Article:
Humbert Humbert, a British gentleman and emigree haunted by a lost childhood sweetheart, falls in love with his landlady's precocious pre-adolescent daughter and dreams of a future with the two of them together. When Vladimir Nabokov's not only highly controversial but literate, layered, and thought to be unfilmable novel was billed to the public as a film adaptation in 1962, it came with the tagline "How did they ever make a movie out of Lolita?" And yet it was remade again 35 years later, though under much more relaxed censoring conditions. Stanley Kubrick's initial version (with a script credited solely to Nabokov) is pristinely filmed in black and white, with James Mason as Humbert and Peter Sellers (whose role in the book as the chameleon like, and equally lecherous Quigley got an upgrade in the movie) both extraordinary. However, the film's ending is soapy and offers too many explanations. Adrian Lyne's 1997 remake is probably (after hesitating to say and again given the times) the superior film version. Although, in contrast, the film is too explicit, it cuts closer to the essence of Nabokov's novel, contains pristine cinematography, and features an ideal Humbert in Jeremy Irons.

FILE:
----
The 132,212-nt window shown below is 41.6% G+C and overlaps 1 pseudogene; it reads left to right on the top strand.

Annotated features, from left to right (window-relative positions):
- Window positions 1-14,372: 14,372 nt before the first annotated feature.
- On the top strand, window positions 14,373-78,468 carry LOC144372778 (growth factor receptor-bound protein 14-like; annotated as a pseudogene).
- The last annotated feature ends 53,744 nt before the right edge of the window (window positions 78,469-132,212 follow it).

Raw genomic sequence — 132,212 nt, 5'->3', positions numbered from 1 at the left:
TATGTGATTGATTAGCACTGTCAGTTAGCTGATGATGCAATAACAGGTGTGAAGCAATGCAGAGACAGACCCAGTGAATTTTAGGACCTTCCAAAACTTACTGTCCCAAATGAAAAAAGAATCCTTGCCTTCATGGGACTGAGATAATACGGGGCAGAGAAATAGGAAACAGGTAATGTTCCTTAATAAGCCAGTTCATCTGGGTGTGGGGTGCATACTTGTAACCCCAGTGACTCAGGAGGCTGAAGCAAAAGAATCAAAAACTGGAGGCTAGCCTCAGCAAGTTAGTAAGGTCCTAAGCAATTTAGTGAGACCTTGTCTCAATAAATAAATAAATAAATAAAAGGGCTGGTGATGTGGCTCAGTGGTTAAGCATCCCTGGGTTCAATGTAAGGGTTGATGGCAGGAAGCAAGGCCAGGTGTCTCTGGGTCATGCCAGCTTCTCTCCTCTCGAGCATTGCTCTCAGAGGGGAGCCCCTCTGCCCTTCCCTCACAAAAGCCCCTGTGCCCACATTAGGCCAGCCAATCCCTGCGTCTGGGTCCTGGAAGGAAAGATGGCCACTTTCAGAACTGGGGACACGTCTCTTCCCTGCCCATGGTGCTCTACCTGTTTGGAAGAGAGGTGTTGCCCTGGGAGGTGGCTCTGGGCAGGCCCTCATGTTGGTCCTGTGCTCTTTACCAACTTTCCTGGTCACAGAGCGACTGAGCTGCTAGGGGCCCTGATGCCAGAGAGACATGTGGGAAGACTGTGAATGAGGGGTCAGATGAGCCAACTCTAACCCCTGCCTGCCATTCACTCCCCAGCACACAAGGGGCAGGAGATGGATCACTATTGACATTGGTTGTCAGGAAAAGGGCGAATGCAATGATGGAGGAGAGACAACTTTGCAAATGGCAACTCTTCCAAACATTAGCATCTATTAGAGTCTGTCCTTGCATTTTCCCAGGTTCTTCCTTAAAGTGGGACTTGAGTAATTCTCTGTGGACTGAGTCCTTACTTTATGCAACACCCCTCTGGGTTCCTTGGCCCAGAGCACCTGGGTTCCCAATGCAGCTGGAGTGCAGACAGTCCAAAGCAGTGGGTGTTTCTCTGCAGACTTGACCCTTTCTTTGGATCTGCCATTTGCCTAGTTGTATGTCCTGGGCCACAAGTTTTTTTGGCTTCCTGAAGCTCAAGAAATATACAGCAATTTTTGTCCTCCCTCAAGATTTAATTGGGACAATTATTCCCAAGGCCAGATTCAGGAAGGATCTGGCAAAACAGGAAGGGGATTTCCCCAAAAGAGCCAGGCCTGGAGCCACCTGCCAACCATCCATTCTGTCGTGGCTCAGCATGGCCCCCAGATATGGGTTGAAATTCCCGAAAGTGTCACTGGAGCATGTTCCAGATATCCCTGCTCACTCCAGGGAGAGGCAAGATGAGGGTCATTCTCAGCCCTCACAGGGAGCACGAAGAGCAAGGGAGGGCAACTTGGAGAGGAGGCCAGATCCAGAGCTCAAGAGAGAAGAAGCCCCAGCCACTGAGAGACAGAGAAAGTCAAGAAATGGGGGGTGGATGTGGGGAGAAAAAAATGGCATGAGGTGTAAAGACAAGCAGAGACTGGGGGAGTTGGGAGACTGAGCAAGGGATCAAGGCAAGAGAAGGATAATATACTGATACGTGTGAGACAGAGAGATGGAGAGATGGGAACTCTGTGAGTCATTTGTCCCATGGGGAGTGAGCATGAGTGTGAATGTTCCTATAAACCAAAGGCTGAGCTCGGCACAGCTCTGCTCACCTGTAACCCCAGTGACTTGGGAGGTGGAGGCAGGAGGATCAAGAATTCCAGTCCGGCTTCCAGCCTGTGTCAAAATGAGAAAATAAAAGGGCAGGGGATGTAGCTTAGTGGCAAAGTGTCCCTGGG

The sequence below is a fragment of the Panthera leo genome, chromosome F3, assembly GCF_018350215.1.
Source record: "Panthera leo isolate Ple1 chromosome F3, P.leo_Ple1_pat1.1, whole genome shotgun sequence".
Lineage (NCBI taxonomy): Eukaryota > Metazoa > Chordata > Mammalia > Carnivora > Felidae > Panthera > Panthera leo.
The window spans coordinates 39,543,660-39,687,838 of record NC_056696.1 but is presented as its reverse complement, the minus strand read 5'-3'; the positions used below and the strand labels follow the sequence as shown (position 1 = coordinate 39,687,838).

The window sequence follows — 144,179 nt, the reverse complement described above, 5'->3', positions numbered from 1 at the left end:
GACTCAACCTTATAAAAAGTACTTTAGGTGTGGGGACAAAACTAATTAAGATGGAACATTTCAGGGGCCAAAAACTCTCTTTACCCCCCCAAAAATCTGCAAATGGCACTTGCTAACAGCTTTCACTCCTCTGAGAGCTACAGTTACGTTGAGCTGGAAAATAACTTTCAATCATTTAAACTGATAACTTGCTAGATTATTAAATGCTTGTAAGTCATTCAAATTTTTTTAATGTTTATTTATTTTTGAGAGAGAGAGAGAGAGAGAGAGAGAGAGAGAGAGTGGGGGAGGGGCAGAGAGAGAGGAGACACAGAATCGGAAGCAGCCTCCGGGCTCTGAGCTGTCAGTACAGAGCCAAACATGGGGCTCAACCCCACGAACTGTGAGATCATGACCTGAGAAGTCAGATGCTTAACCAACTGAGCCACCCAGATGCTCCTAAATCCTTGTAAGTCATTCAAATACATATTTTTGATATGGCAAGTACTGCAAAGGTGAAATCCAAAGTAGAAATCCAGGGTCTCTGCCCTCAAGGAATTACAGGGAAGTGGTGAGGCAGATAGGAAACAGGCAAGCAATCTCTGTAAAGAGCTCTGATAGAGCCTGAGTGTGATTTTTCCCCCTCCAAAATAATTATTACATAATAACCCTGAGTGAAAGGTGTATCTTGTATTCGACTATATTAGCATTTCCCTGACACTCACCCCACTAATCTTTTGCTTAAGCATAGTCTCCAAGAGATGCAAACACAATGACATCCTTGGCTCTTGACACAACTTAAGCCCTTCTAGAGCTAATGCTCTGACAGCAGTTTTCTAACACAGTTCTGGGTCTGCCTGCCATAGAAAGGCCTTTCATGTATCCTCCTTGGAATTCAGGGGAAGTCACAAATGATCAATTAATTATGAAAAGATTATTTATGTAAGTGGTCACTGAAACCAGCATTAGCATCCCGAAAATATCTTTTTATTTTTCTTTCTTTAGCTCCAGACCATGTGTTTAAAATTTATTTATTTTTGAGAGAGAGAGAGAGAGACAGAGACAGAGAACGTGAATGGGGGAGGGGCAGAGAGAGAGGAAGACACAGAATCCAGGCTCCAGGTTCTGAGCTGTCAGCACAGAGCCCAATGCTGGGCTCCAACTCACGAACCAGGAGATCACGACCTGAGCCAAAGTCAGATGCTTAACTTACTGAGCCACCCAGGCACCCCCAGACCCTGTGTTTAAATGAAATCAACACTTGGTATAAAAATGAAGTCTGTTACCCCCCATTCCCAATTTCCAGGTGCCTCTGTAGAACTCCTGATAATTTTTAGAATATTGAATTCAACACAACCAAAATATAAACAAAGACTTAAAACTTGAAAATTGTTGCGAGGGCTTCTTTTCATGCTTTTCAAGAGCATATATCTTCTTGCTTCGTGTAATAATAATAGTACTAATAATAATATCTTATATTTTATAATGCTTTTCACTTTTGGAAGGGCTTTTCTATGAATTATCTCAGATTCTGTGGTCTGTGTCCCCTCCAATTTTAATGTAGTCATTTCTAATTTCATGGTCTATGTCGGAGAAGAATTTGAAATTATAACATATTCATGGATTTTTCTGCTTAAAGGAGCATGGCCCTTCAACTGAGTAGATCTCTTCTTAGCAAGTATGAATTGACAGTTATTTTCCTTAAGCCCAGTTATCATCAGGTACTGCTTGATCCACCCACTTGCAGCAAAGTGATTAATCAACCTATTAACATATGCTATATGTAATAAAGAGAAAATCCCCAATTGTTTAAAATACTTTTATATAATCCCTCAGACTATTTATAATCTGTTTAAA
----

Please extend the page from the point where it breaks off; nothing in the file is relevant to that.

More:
1962 version: *** 1/2 out of ****
1997 version: *** 1/2 out of ****